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November 6, 1964     Catholic Northwest Progress
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November 6, 1964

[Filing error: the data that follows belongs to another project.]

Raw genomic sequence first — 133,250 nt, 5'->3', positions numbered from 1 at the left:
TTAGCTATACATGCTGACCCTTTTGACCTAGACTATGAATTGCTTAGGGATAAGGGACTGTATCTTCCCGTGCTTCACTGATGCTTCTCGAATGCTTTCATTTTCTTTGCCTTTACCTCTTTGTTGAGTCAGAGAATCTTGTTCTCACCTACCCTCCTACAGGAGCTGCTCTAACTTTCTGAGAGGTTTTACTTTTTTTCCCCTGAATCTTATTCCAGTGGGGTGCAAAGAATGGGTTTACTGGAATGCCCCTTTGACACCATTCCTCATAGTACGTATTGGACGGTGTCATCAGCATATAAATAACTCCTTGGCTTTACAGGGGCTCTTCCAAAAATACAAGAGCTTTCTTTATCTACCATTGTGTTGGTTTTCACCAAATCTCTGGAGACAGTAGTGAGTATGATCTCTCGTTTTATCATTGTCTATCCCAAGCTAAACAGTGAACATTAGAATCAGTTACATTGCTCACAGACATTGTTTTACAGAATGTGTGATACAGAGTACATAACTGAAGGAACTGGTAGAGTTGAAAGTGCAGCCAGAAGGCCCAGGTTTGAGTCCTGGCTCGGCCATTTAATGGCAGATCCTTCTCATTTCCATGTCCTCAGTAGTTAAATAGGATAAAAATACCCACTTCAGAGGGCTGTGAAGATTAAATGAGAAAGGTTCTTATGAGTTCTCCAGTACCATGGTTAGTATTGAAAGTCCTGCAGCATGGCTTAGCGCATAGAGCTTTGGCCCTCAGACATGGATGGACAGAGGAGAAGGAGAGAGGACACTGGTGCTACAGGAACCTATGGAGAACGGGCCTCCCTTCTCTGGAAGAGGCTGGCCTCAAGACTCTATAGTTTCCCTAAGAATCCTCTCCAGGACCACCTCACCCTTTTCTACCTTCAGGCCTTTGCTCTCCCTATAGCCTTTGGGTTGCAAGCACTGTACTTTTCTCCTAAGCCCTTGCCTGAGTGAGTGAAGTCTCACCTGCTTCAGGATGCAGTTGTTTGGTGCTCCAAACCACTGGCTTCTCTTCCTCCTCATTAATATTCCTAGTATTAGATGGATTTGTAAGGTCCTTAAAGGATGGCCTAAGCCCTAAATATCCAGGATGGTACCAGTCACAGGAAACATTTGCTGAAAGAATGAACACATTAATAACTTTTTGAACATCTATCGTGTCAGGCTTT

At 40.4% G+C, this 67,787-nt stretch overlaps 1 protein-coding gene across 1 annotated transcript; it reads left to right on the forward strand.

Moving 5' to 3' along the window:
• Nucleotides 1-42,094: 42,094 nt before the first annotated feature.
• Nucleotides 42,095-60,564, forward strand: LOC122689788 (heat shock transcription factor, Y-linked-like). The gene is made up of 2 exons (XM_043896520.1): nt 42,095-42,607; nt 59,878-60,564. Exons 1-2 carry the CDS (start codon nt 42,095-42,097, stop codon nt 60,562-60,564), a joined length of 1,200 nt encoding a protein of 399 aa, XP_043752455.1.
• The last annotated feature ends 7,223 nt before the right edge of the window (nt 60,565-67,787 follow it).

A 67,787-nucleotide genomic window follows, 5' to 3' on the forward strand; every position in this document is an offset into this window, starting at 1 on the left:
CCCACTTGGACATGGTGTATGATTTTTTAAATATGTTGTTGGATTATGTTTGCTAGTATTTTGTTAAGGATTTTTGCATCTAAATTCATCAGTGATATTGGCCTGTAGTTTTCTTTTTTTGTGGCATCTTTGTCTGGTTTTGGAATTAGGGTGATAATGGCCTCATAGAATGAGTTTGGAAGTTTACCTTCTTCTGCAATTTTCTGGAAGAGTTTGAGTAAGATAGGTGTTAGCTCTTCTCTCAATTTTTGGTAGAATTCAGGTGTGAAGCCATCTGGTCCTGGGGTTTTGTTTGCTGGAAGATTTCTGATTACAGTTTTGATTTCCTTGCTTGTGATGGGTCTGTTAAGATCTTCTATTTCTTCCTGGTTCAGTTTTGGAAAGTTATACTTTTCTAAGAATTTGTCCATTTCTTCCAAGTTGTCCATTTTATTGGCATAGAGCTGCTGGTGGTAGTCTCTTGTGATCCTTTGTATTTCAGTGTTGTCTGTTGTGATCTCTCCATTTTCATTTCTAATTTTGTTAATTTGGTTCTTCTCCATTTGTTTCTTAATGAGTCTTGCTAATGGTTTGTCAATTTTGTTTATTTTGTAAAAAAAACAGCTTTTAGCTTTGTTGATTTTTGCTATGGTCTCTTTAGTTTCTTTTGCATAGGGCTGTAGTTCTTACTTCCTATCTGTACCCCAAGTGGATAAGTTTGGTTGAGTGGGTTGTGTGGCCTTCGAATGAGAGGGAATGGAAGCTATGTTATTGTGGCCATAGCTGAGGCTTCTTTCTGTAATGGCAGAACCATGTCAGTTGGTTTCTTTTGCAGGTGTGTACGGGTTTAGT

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,,Friday, Nov. 6, 1964 Christian Culture Series (Unit 1 Chapter IV) (New Horizons in Catholic Worship, a booklet from which the discussion text for the 1964-65 Christian Culture Series is taken, was written by Rev. William J. Leonard, S.J., and Rt. Rev. Msgr. Leon A. McNeill, M.A, Published in 1964 by the Liturgical Commission, 445 N. Emporia, Wichita, Kas., 67202, the booklet is available for one to nine copies for 75 cents each or for 10 or more copies for 60 cents each. The booklet is also sold at all Catholic book stores in the Archdiocese.) y reason of his baptism, the Christian has been made one with Christ. This means that he shares to some degree in Christ's priestly character, and is empowered to join in Christ's worship. He should therefore take part in the liturgy, the Council declares (Sac. 14), with "full, active, and conscious participa- tion." The spixitual life of both the individual and the parish begins with the liturgy and derives its prin- cipal growth from it. Accordingly, no other means can be substituted for it or take precedence over it. Nor should anything preoccupy priests and people more than cultivating intelligent and active participa- tion in it. Not too many records of life in the early Church have come down to us, but those we have bear wit- ness to a vigorous liturgical participation. Our earliest account of it was written about 150 A.D. by St. Justhn the Martyr, himself a layman. The common worship was a eucharistic service presided over by a bishop or a priest. The people brought the bread and wine necesary for it, as well as gifts for the poor; they joined actively in the prayers, the processions, the songs, and the receiving of Holy Communion. We read of similar participation in the rites of baptism, confirmation, holy orders, penance (at least those rites surrounding the exclusion and reconcilia- tion of penitents). How it happened that the people fell gradually silent and ceased to take an active part in public worship is a long and complicated story. Local langu- ages developed, and Latin became an unknown tongue. Sacred music was embellished to a point where only trained musicians could sing it. In the popular mind our Lord's role as mediator between God and men was obscured, while the earlier vivid awareness of the Christian community and of each Christian's vital role in it faded considerably. Now, however, the Church "earnestly desires," as the Council puts it (Sec. 14), to restore to all her children the active share in social worship to which they are entitled by their baptismal character and by the nature of the liturgy itself. "ring the Bridg 1. Why does the Council desire that the laity be led to "'full, active and conscious participation" in the liturgy? 2. How does liturgical participation" today compare with that in the early Church? 3. What were some o/the causes of the decline in active participation? Liturgical Restoration The natural leaders in this restoration would be, of course, pastors; it has been proven over and over that the degree of the people's participation is in direct proportion to the understanding and guidance offered them by their priests. The Council therefore devotes careful attention to the training of priests (Secs. 15-9). Professors of liturgy are to be educated, and the study of liturgy is to be given a major rank among courses pursued in the seminary. Candidates for the priesthood are to live a full li.turgical life during their formative years. Priests already active in the ministry are to be assisted by every available means to appreciate the pastoral value of the liturgy and to initiate their people into a full liturgical li2e. But the liturgy itself must be reformed. As we indicated in Chapter I, it has had no substantial change since 1570. Instead of being the ready inter- preter to us of the mysteries of God, it stands itself in need of constant interpretation. The Church wants a liturgy that is adapted to contemporary understand- ing--one that modern Christians can use with ease because it is clear to us. Since the Council could not for lack of time com- pose the new texts and rites, postconciliar commis- sion has been appointed by the Holy Father to do this. It will work with the guidance of general and particular norms given it by the Council, and its work is to be done "as soon as possible" (Sec. 25). I. How are priests to be trained end helped to lead in the liturgical restoration? 2. Why and how did the Council provide for the reform of the liturgy itself? Norms Set Down by the Council The first of these norms contain a reminder that the liturgy, as the public worship of the Church, comes directly under the hierarchy' supervision. It will be regulated usually by the Holy See, but certain matters will be determined by the bishops of a partic- ular country or region. Changes are not to be made without careful study of both tradition nd recent experience. The Council then takes note of the fact that many of the words and actions of the liturgy are derived from the Bible, and insists that there can be no real liturgical reform unles our people come to know and love this sacred book. The second set of norms is based on the nature of the Church itself. The Church is a community unit- ed under its bishops and made up of members who have different ranks and functions in the liturgy. There is, then, a "distribution of roles," and each member or group of members is to speak those lines (if we may use an expression from the drama) and perform those actions which belong to him. For example, the celebrant will not read, even in a whisper, the parts that belong to the choir, and the choir will not usurp what belongs to the people. The people are to be encouraged to take part "by means of acclamations, responses, psalmody, antiphons, and songs, as well as by actions, gestures, and bodily atti, tudes" (Sec. 30). In this way, each celebration of the liturgy will be a proclamation of the Church's character as St. Paul described it: a body made up of many members, each with its own contribution to the welfare of the whole, and governed by one head. 1. Who will direct and supervise the liturgical restora- tion? 2. Why is it necessary for our people to know and love the Bible? 3. What changes are called for by the nature of the Church itself? Instruction for the Faithful The Council then goes on to say (Sec. 33) that the liturgy, while it is first and foremost the worship of God, "contains much instruction for the faithful." It is made up of readings taken directly from revela- tion and of prayers and signs chosen by Christ or by the Church, all of which nourish faith and raise minds to God. Accordingly, the rites should be distinguished by a noble simplicity; they should be short, clear, and unencumbered by useless repetitions; they should be within the people's powers of comprehension, and normally should not require much explanation (Sec. 34). A wider and more appropriate choice of readings from Holy Scripture will relieve tedium and acquaint the faithful with the entixe range of sacred history. The sermon, which is "a part of the liturgical service" (Sec. 35), must be faithfully preached; it should draw its content mainly from scriptural and liturgical sources, and its character should be that of a proclamation of God's wonderful works in the his- tory of salvation, the mystery of Christ, ever made present and active within us, especially in the cele- bration of the liturgy (Sec. 35). Pastoral zeal will devise other ways of giving li- turgical instruction as it is needed. The Bible services which in recent years have been gaining favor among us are explicitly encouraged, especially in places where a priest is not available. Finally, permission is granted for a more extended use in the liturgy of the vernacular languages; the decision as to whether and to what extent this privilege may be invoked will rest with the bishops of a particular region acting to- gether. Of all the changes prescribed by the Council, this last will be the most striking and in time no doubt the most appreciated. 1. Why does the Council call for rites that will "be dis- tinguished by a noble simplicity"? 2. What is to be done about the Scripture readings and the sermon? 3. What do you think will be the result of a more extensive use of the vernacular languqes in the liturgy? Adaptation to Local Traditions and Culture The last set of norms established by the Council explicitly reverses the trend of the last four hun- dred years; the principle of a single liturgy for vir- tually the entire Latin Church is relaxed (Sec. 37 ft.). Now variations based on the differing genius and cul- ture of various peoples will be permitted when these are considered sound by the board of local bishops. Mi, ssionaries will, of course, be especially grate- ful for this concession, but so will the native hier- archies now solidly established in what were once mission territories. Until now these bishops have had to employ a liturgy composed almost exclusively of Western European elements---elements which their people could not but consider alien. It is fascinating to speculate as to what new fea- tures will be introduced into the Roman Liturgy by the peoples of Africa and Asia. They can now give of their ancient cultures just as the peoples of Europe contributed from theirs during the first fifteen cen- turies of the Christian era. 1. Why does the Council permit the adaptation of the sacred rites to the genius and culture of various peoples? Why will this be so welcome in missionary terrltories-and those that were recently missionary in character? The Bishop As High Priest The Council concludes this section of the Consti- tution by reminding us that the diocesan bishop is to be considered as "the high priest of his flock, from whom the life in Christ of his faithful is in some way derived and dependent" (Sec. 41). Liturgical life cen- tered around the bishop and actively shared in by all God's people will always be "the preeminent mani- festation of the Church." But because the bishop cannot always preside over his whole flock, his place must be taken by the pastor of the parish, and therefore the liturgical life of the parish and its relationship to the bishop must be fostered theoretically and practically among the faithful and clergy; efforts also must be made to en- courage a sense of community within the parish, above all in the common celebration of the Sunday Mass. National and diocesan liturgical commissions are to be established, as well as commissions for sacred music and sacred art. Every means is to be taken so that pastoral- liturgical action may become vigorous in the Church, because zeal for the promotion and restoration of the ... liturgy is rightly held to be a sign of the providential/ dispositions of God in our time, as a movement of the IF Holy Spixit in his Church. It is today a distinguishing mark of the Church's life, indeed of the whole tenor of contemporary religious thought and action (Sec. 43).. What is the primary role of the bishop, and how does Liturgical Renewal of Marriage :remony i the pastortakehisplaceintheparisb? 2. Whydoesthe Council call for the establishment of special commissions and, in generdl, for vigorous pastoral-liturgical action? Rev.pest.Patrlck Mulligan, At Longv,ew Some Things to Do St. Rose Church 1. Listen attentively to the Scripture readings and the Longvlew, Washington THE REV. PATRICK Mulligan was celebrant of the Nuptial Mass at which his niece, Mary Rose Mulligan, the bride of Glenn Philip KerR, in St. Rose Church, Longview, where Father Mulligan is pastor. The ceremony took place October 10, 1964. VERY bride has her own very special memories of her wedding day: little things that set her wedding apart from every otherNa free-wheeling flower girl, perhaps; a groom's ring that fits like Cinderella's shoe on an ugly step-sister; her father's brand new suit arriving the morn- ing of the wedding. Somewhere there is a wife who keeps her wedding ring pressed in her Bible, because 10 years ago. on her wedding day, the late Father Gerald Fitzgerald used the stem of a flower to replace the ring that the best man forgot. Four weeks ago at St. Rose Church in Longview, a girl with laughing Irish eyes was married in a ceremony she will never forget, for two very special reasons. She was married by her uncle in the . I I beautiful church that he had built. And secondly, her wedding was the first in that church in which the new English ritual was used. The lights had burned late the night before in the second-floor sitting room of that veteran pastor, Father Patrick Mulligan, as he studied the revised text, marking the changes from the old worn ritual that he had used for hundreds of weddings through the years. There are not many changes, really. But those that are there are full of meaning. The marriage itself takes place now after the Gospel. rather than before the Mass begins. This seems so very right. Epistle and Gospel are read aloud. Once the good news of Christ is proclaimed to the bridegroom and bride, they come forward to stand before the prieet, with the Word of God echoing in their hearts: I sermon at liturgical celebrations. 2. Assist at Sunday Mass in your own parish church whenever possible, and do all you can to encour- age a sense of community in the parish. "Wives should be submissive to their husbands as though to the Lord's." "Husbands, love your wives, Just as Christ loved the Church..." "... they are no longer two but one flesh." God has been teaching them about their 'marriage. Taking the lesson to heart, the couple make their response in their "I do". The new ritual makes it wonderfully clear that the bridegroom and bride are the ministers of the sacrament. As we hear the words in which the priest announces that a sacrament has taken place, we are suddenly aware that "she" has conferred a sacrament on "him"; that "he" has conferred a sacrament on "her". Such a high and holy mome, when a man and a woman not only receive a sacrament, but confer it. The priest announces, "By the authority of the Church, I ratify and bless the bond of marriage YOU have contracted. In the name of the Father, and of the Son, and of the Holy Spirit. Amen." Nothing happens that has not happened before, in every Catholic mar- riage. But because of a few different words, we sense what is happen- ing with a new freshness. As Father Mulligan's niece, and her bridegroom, entered the sun- lit sanctuary of St. Rose Church on that very special day, they heard these words: "This Mass is offered for Glenn Kerg and Mary Rose Mulligan, who this morning will be united in the sacrament of Matrimony. This Mass is our prayer for them." The lector had begun his commentary. As the altar boys bowed low to speak their Confiteor, the young couple heard the friends who had come to offer the Mass with them speak their own sorrow for sin. As the priest asked rich blessings, for these two in the Collect, the whole congregation shouted their "Amen". As Father Mulligan brought the Bread of Life down to the new family, row after row came to the altar rail to receive the Body of Christ with them. Years from now, Mary Rose Kerg will have forgotten that the ring.bearer almost forgot his cue; she won't remember that she was drenched with rice as she came, laughing, out of the church; she may even forget that she carried blue-bells of Ireland. But she will remem- ber that on her wedding day, God's holy people gathered to offer with her and her uncle, a Mass to remember, always. THIS SERIES OF CCD ARTICLES ARE PUBLISHED THROUGH THE KIND COOPERATION OF THE FIRMS LISTED HERE SUNNY JIM FOOD I PRODUCTS I 815 S. Adams St. ] I Seattle MA. 3-8276 CATHOLIC MART INC. 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